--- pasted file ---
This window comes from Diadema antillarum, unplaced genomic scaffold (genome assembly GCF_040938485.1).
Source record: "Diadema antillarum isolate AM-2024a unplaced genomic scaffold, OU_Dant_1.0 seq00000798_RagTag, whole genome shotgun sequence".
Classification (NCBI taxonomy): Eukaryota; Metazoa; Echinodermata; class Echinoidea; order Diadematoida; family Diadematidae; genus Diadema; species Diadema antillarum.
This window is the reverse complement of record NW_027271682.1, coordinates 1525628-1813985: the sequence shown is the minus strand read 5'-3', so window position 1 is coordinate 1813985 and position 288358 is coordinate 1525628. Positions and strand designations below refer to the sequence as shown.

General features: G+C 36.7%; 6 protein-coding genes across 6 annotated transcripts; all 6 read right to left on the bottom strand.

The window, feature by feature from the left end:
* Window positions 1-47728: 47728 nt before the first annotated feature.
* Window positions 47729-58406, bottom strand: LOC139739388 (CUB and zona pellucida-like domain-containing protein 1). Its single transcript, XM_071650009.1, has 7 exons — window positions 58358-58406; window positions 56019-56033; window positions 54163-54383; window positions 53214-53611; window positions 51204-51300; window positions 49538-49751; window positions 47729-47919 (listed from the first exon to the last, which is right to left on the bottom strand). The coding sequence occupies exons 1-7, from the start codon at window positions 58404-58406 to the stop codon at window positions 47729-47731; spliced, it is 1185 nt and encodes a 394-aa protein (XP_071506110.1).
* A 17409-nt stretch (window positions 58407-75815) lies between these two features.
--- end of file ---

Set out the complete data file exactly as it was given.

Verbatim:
This window comes from Diadema antillarum, unplaced genomic scaffold (genome assembly GCF_040938485.1).
Source record: "Diadema antillarum isolate AM-2024a unplaced genomic scaffold, OU_Dant_1.0 seq00000798_RagTag, whole genome shotgun sequence".
Classification (NCBI taxonomy): Eukaryota; Metazoa; Echinodermata; class Echinoidea; order Diadematoida; family Diadematidae; genus Diadema; species Diadema antillarum.
This window is the reverse complement of record NW_027271682.1, coordinates 1525628-1813985: the sequence shown is the minus strand read 5'-3', so window position 1 is coordinate 1813985 and position 288358 is coordinate 1525628. Positions and strand designations below refer to the sequence as shown.

General features: G+C 36.7%; 6 protein-coding genes across 6 annotated transcripts; all 6 read right to left on the bottom strand.

The window, feature by feature from the left end:
* Window positions 1-47728: 47728 nt before the first annotated feature.
* Window positions 47729-58406, bottom strand: LOC139739388 (CUB and zona pellucida-like domain-containing protein 1). Its single transcript, XM_071650009.1, has 7 exons — window positions 58358-58406; window positions 56019-56033; window positions 54163-54383; window positions 53214-53611; window positions 51204-51300; window positions 49538-49751; window positions 47729-47919 (listed from the first exon to the last, which is right to left on the bottom strand). The coding sequence occupies exons 1-7, from the start codon at window positions 58404-58406 to the stop codon at window positions 47729-47731; spliced, it is 1185 nt and encodes a 394-aa protein (XP_071506110.1).
* A 17409-nt stretch (window positions 58407-75815) lies between these two features.